It is an object of the present invention to obviate or mitigate the above-mentioned disadvantages.
Accordingly, in one of its aspects, the present invention provides a process for treating metal which comprises applying a positive DC potential to an ionic melt layer disposed on the surface of a liquid metal, thereby i) providing a plasma phase above the ionic melt layer and ii) inducing the flow of electrons from the liquid metal towards the plasma phase; wherein the ionic melt layer is capable of being maintained in a liquid state when it is in contact with the liquid metal.
In another of its aspects, the invention provides an apparatus for treating liquid metals, the apparatus comprising: a container for holding liquid metal; a DC power supply? and a positive polarity DC electrode electrically connected to the power supply and disposed in an upper portion of the container.
In one of its embodiments, the present invention may be used to refine or purify a metal while the metal is in a liquid state. Although applicant does not wish to be bound by any particular theory, it is believed that with the present invention, the induced potential creates a higher concentration of negative charge at the liquid metal/ionic melt layer interface than at the ionic melt/plasma phase interface. Thus at the
liquid metal/ionic melt layer interface, reduction of impurities in the liquid metal occurs, causing these impurities to migrate into the ionic melt layer and up to the ionic melt/plasma interface. At the interface between the ionic melt layer and the plasma phase, these impurities are generally oxidized to a gaseous form and escape into the surrounding atmosphere. Oxidation of the impurities at the ionic melt layer-plasma phase interface may be enhanced by the addition of suitable compounds to the plasma phase - for example oxygen may be added to enhance the removal of sulphur in the form of sulphur dioxide. Thus, the ionic melt layer acts as a pump to remove impurities from the liquid metal rather than as a reservoir for impurities. Impurities can" therefore be substantially completely removed from the liquid metal. The rate of removal is in part limited by the rate of escape of the impurities into the surrounding atmosphere, which is dependent on the current density. Thus, in this embodiment of the invention, a metal may be refined by plasma- enhanced electrolytic reduction of impurities contained in the metal.
In another embodiment of the present invention, metallic compounds, such as metal oxides, can be alloyed into the liquid metal by being added directly to the ionic melt layer. Again, while not wishing to be bound by any particular theory, applicant believes that the induced potential causes the positive metal ions of the metal compounds to migrate to the ionic melt/liquid metal interface, where they are reduced to their elemental state. The alloying process may be enhanced by addition of suitable compounds to the plasma phase - for example carbon monoxide may be added to the plasma phase to enhance the removal of oxygen in the form of carbon dioxide. This allows relatively common and inexpensive metal compounds to be alloyed into the liquid metal in situ rather than first having to be transformed into a reduced form by a relatively expensive separate process.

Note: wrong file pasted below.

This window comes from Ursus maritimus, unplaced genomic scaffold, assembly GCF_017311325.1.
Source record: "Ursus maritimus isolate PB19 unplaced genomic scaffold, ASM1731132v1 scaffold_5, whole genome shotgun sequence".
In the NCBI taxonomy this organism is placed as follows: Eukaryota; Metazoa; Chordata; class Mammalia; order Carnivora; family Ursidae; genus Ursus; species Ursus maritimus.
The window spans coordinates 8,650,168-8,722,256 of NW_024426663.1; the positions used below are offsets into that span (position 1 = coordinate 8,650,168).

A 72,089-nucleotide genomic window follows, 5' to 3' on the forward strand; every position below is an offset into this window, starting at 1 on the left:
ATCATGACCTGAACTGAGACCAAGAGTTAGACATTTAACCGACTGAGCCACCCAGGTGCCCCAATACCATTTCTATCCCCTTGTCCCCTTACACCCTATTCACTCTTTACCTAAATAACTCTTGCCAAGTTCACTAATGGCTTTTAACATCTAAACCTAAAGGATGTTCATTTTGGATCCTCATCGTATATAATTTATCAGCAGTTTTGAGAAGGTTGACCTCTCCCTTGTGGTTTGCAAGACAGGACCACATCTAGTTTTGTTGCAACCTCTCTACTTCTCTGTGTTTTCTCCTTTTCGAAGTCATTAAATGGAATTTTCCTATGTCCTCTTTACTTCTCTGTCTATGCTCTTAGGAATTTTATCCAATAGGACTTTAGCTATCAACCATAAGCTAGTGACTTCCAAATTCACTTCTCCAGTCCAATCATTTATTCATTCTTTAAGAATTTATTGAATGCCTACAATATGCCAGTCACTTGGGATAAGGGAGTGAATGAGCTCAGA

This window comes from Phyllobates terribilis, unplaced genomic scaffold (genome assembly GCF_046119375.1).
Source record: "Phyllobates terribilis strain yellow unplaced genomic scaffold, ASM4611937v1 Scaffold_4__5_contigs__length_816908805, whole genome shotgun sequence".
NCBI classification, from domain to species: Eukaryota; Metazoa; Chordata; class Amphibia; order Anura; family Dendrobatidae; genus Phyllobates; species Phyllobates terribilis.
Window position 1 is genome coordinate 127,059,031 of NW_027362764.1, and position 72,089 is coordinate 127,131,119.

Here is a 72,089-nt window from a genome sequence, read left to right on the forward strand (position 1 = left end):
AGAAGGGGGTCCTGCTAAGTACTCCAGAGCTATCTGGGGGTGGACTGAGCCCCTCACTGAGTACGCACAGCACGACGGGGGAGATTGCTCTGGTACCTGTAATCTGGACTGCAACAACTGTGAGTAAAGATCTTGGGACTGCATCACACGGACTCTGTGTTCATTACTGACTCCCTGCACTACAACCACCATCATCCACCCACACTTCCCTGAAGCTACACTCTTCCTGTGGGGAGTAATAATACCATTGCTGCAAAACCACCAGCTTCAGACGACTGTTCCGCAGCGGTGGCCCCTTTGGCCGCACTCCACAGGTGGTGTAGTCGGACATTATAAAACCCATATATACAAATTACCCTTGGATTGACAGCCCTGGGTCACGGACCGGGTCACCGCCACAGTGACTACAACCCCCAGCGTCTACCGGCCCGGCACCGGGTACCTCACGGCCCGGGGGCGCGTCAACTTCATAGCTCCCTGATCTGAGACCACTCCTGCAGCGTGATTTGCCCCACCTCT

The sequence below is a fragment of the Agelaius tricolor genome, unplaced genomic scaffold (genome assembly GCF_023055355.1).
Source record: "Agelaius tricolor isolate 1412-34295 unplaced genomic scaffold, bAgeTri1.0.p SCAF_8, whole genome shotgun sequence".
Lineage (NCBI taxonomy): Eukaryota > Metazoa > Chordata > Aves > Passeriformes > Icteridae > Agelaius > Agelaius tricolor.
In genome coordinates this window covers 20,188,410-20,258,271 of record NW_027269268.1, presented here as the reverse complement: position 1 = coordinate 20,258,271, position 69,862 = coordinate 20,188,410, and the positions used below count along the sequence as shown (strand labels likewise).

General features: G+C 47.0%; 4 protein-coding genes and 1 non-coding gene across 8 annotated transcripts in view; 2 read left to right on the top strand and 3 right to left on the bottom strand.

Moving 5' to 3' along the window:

Generally, the ionic melt layer should possess a melting point such that it is in a liquid state at the process temperature. Moreover, the ionic melt layer should be sufficiently conductive to allow charge transfer from the liquid metal to the plasma phase upon application of the DC potential-.
The present invention thus may be used to enhance the removal of impurities from the metal and enhance alloying by providing favourable migrations of the components towards the various interfaces and by augmenting the desired oxidations and reductions at the interfaces. Moreover, applicant believes that the intense localized heat provided by the plasma phase during process of the present invention acts to accelerate the reaction.
The invention can suitably be used with most metals which can be alloyed or purified by conventional methods. In the case of steel refining, the reactions taking place at the ionic melt/liquid metal interface may include the reduction of impurities in the liquid.metal such as:
+ 2e —> (S 2 - ) O + 2e —> (0~- )
Recovery of metal cations in the ionic melt or slag phase may include the following reactions:
(Fe 2 * ) + 2e —> Fe (Mn 2+ ) + 2e ——> Mn (Cr 3+ ) + 3e —--> Cr
The brackets represent components in the ionic melt layer, while " the underlined components are dissolved in the liquid metal layer.
The process of the present invention is preferably used to treat a metal selected from the group comprising steel, iron.
copper, titanium, zirconium, hafnium, tantalum, lanthanum, silicon, nickel, and alloys thereof. The invention is most suitable for use with metals having a melting point (at atmospheric pressure) of above about 800°, preferably above about 1100°. It can be used with lower melting metals if a suitable low-melting point ionic melt layer is available for use therewith.
Generally, the invention may be used to remove electrolytically reducible impurities from metals. Preferably, the invention can be carried out to remove Group VI impurities such as sulphur and oxygen, and Group V impurities such as nitrogen and phosphorus from steel; Group VI impurities such as sulphur and Group V impurities such as phosphorus arsenic, antimony and bismuth from copper; oxygen, sulphur and nitrogen from titanium; and oxygen and sulphur from nickel.